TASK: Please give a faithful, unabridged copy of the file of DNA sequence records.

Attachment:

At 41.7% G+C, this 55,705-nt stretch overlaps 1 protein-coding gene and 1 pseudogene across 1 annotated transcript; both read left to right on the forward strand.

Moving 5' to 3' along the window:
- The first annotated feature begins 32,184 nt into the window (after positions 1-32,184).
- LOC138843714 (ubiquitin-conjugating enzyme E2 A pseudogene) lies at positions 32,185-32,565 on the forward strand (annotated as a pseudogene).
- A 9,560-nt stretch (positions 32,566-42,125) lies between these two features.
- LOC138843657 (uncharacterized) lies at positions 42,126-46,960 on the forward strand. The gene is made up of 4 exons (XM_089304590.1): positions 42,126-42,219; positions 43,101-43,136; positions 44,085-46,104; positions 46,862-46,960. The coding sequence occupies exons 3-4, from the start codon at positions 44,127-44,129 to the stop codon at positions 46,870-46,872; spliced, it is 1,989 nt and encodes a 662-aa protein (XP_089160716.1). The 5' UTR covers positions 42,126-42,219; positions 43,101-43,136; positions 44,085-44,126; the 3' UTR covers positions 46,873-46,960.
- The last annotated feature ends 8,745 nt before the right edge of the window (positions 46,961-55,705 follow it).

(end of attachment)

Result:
At 41.7% G+C, this 55,705-nt stretch overlaps 1 protein-coding gene and 1 pseudogene across 1 annotated transcript; both read left to right on the forward strand.

Moving 5' to 3' along the window:
- The first annotated feature begins 32,184 nt into the window (after positions 1-32,184).
- LOC138843714 (ubiquitin-conjugating enzyme E2 A pseudogene) lies at positions 32,185-32,565 on the forward strand (annotated as a pseudogene).
- A 9,560-nt stretch (positions 32,566-42,125) lies between these two features.
- LOC138843657 (uncharacterized) lies at positions 42,126-46,960 on the forward strand. The gene is made up of 4 exons (XM_089304590.1): positions 42,126-42,219; positions 43,101-43,136; positions 44,085-46,104; positions 46,862-46,960. The coding sequence occupies exons 3-4, from the start codon at positions 44,127-44,129 to the stop codon at positions 46,870-46,872; spliced, it is 1,989 nt and encodes a 662-aa protein (XP_089160716.1). The 5' UTR covers positions 42,126-42,219; positions 43,101-43,136; positions 44,085-44,126; the 3' UTR covers positions 46,873-46,960.
- The last annotated feature ends 8,745 nt before the right edge of the window (positions 46,961-55,705 follow it).